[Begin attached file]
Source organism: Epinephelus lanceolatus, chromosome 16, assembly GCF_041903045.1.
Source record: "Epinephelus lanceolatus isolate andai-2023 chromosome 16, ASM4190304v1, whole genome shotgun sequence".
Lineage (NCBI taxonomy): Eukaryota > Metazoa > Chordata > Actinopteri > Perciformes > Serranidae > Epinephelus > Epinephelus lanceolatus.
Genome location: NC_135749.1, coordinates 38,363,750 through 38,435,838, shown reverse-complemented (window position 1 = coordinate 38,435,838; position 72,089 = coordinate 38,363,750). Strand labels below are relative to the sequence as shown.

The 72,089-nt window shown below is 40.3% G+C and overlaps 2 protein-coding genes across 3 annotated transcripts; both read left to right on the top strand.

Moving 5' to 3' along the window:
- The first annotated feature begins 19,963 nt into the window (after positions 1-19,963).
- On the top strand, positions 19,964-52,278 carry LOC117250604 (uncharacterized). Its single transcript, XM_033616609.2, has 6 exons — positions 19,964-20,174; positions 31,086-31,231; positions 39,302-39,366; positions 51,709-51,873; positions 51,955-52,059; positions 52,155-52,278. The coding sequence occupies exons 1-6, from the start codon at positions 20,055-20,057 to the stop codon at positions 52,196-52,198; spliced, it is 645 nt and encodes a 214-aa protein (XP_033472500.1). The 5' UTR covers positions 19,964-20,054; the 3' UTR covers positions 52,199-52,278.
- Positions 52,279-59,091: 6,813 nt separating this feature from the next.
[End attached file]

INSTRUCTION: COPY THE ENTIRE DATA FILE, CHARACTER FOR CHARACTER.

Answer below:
Source organism: Epinephelus lanceolatus, chromosome 16, assembly GCF_041903045.1.
Source record: "Epinephelus lanceolatus isolate andai-2023 chromosome 16, ASM4190304v1, whole genome shotgun sequence".
Lineage (NCBI taxonomy): Eukaryota > Metazoa > Chordata > Actinopteri > Perciformes > Serranidae > Epinephelus > Epinephelus lanceolatus.
Genome location: NC_135749.1, coordinates 38,363,750 through 38,435,838, shown reverse-complemented (window position 1 = coordinate 38,435,838; position 72,089 = coordinate 38,363,750). Strand labels below are relative to the sequence as shown.

The 72,089-nt window shown below is 40.3% G+C and overlaps 2 protein-coding genes across 3 annotated transcripts; both read left to right on the top strand.

Moving 5' to 3' along the window:
- The first annotated feature begins 19,963 nt into the window (after positions 1-19,963).
- On the top strand, positions 19,964-52,278 carry LOC117250604 (uncharacterized). Its single transcript, XM_033616609.2, has 6 exons — positions 19,964-20,174; positions 31,086-31,231; positions 39,302-39,366; positions 51,709-51,873; positions 51,955-52,059; positions 52,155-52,278. The coding sequence occupies exons 1-6, from the start codon at positions 20,055-20,057 to the stop codon at positions 52,196-52,198; spliced, it is 645 nt and encodes a 214-aa protein (XP_033472500.1). The 5' UTR covers positions 19,964-20,054; the 3' UTR covers positions 52,199-52,278.
- Positions 52,279-59,091: 6,813 nt separating this feature from the next.